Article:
THURSDAY, Aug. 4, 2016 (HealthDay News) — Prolonged detection of Zika virus RNA has been documented in five pregnant women, according to research published online July 29 in Obstetrics & Gynecology.
Dana Meaney-Delman, M.D., M.P.H., from the U.S. Centers for Disease Control and Prevention in Atlanta, and colleagues summarized the clinical and laboratory characteristics of pregnant women with prolonged detection of Zika virus RNA in serum. Data were obtained from the U.S. Zika Pregnancy Registry. Prolonged detection was defined as Zika virus RNA detection in serum by real-time reverse transcription-polymerase chain reaction (RT-PCR) of 14 or more days after symptom onset, or 21 or more days after last possible exposure to Zika virus among asymptomatic women.
The researchers identified prolonged Zika virus RNA detection in serum up to 46 days after symptom onset in four symptomatic pregnant women, and at 53 days post-exposure in one asymptomatic pregnant woman. One of the five pregnancies had evidence of fetal Zika virus infection, which was confirmed by histopathologic examination of fetal tissue; three pregnancies resulted in live births with no reported abnormalities, and one pregnancy was ongoing.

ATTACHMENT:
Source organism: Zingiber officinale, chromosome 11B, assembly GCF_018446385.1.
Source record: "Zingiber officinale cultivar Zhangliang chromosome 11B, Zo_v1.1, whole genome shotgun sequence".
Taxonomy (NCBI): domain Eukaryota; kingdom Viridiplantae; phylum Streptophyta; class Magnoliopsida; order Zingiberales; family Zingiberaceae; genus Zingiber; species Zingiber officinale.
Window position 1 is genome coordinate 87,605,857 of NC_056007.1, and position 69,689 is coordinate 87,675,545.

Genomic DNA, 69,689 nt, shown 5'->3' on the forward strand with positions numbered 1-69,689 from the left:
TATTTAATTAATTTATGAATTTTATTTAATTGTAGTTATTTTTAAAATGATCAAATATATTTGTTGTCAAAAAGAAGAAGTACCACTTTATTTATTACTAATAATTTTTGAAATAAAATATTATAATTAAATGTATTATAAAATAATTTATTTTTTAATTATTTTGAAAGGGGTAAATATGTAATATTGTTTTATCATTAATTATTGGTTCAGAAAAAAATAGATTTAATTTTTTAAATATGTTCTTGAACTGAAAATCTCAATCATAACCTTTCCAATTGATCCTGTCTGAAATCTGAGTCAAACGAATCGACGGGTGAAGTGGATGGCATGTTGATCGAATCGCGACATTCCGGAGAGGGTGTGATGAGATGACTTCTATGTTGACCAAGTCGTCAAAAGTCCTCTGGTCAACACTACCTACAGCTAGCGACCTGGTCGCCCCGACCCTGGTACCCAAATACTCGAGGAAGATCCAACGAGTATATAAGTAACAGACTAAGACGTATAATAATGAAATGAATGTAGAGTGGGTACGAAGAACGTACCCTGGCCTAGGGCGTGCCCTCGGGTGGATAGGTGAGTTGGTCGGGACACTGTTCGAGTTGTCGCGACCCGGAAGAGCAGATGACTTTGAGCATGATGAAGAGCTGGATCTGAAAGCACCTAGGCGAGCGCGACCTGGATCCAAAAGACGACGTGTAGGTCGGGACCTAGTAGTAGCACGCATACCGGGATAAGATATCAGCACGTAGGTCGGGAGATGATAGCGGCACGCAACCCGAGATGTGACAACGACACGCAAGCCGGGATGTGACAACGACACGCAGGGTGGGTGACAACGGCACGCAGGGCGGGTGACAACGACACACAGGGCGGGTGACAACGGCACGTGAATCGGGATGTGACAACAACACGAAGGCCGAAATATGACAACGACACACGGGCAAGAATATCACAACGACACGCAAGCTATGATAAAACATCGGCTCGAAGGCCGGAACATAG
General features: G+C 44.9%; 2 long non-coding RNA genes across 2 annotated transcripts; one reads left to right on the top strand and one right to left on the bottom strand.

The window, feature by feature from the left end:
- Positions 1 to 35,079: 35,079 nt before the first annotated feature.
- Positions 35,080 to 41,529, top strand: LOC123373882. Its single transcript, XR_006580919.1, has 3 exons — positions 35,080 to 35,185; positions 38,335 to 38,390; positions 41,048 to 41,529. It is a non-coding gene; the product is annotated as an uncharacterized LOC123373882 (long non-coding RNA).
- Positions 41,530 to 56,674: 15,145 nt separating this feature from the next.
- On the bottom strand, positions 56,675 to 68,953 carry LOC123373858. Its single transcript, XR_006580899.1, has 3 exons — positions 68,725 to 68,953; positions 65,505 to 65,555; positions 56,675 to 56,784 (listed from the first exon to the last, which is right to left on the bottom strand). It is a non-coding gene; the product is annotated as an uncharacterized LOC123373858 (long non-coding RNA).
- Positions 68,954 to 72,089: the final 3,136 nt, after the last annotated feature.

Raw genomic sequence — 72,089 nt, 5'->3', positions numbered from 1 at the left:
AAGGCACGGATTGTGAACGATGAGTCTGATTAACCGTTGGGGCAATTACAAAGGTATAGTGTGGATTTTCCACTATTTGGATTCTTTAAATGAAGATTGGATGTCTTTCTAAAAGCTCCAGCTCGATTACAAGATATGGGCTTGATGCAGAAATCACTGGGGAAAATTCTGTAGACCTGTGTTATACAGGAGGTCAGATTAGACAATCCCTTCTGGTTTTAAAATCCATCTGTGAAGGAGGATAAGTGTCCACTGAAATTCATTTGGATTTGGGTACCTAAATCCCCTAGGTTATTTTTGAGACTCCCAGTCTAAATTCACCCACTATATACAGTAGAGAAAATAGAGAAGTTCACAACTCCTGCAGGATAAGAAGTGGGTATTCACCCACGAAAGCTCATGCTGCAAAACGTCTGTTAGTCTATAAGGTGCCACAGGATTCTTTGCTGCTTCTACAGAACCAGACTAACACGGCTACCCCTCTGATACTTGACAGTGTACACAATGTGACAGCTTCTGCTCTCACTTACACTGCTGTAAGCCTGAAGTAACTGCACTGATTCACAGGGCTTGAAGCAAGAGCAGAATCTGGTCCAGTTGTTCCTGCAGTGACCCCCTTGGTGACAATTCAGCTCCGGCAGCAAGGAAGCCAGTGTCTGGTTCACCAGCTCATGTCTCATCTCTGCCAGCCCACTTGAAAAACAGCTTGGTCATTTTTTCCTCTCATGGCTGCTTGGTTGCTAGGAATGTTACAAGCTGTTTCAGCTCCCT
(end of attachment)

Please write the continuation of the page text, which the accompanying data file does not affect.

“Zika virus RNA was detected in the serum of five pregnant women beyond the previously estimated timeframe,” the authors write. “Additional real-time RT-PCR testing of pregnant women might provide more data about prolonged detection of Zika virus RNA and the possible diagnostic, epidemiologic, and clinical implications for pregnant women.”
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